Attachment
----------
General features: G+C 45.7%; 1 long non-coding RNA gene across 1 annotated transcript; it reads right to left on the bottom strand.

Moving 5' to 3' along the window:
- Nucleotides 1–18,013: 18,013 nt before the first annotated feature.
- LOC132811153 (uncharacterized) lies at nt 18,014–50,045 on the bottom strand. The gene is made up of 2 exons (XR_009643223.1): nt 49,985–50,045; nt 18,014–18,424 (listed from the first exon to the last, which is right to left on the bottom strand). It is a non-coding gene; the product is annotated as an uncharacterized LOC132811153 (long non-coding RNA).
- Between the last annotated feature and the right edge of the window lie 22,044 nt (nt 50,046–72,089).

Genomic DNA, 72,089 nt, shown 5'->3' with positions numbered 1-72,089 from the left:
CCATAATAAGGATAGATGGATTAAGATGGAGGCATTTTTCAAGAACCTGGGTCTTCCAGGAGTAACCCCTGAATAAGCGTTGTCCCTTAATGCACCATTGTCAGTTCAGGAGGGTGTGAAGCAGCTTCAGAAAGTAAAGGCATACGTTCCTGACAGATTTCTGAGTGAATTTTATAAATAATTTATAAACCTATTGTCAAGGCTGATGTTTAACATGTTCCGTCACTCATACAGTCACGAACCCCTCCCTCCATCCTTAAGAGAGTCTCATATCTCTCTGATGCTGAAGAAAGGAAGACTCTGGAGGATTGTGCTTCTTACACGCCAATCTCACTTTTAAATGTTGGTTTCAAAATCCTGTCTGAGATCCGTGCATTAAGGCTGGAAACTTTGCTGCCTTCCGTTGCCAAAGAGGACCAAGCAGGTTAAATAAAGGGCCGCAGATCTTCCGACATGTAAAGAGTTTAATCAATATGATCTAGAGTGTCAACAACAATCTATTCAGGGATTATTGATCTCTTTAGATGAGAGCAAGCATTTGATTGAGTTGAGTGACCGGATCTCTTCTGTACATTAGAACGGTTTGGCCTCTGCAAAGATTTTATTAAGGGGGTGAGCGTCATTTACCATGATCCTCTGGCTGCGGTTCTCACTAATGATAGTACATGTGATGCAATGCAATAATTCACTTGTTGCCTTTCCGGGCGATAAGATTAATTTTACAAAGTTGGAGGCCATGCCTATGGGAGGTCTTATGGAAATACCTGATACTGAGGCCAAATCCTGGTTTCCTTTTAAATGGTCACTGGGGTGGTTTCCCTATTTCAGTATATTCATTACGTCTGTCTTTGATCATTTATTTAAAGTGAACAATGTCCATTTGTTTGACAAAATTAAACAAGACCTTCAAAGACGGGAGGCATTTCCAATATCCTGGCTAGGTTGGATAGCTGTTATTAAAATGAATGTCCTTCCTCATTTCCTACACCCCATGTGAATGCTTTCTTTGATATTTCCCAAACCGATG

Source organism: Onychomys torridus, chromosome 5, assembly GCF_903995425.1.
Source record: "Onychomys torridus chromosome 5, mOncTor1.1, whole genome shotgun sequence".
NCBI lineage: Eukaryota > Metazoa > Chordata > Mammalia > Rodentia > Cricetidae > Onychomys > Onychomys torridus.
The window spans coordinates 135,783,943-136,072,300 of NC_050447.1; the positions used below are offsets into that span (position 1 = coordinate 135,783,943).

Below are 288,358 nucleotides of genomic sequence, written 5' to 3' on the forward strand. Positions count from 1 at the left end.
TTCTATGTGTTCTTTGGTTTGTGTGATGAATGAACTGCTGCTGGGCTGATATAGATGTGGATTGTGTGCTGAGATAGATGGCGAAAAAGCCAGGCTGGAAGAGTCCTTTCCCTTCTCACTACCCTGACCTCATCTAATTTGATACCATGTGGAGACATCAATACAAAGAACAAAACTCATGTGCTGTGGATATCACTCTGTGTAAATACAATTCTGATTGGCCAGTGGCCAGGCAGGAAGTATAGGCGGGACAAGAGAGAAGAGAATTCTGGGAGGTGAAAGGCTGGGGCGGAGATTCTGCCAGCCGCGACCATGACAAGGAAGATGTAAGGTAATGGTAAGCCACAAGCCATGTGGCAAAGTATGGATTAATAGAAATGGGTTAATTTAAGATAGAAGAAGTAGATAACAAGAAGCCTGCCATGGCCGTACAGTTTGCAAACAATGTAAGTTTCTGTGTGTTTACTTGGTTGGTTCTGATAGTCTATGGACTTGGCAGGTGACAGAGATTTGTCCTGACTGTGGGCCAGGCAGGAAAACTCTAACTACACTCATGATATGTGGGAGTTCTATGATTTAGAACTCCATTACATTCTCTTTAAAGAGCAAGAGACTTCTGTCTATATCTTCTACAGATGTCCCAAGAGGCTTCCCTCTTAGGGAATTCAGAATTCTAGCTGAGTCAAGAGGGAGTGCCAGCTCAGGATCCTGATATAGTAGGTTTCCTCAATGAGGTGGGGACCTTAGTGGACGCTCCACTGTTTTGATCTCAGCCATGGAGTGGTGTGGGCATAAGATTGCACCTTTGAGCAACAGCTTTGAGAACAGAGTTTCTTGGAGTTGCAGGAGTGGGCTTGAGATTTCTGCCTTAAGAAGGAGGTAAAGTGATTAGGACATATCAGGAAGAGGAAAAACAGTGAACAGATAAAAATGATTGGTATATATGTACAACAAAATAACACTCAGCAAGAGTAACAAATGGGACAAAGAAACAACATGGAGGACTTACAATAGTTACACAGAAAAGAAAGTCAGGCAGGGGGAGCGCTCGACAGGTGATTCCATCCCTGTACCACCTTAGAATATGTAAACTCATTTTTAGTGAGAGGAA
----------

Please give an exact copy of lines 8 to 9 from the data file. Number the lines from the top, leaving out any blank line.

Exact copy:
Source organism: Onychomys torridus, chromosome 5, assembly GCF_903995425.1.
Source record: "Onychomys torridus chromosome 5, mOncTor1.1, whole genome shotgun sequence".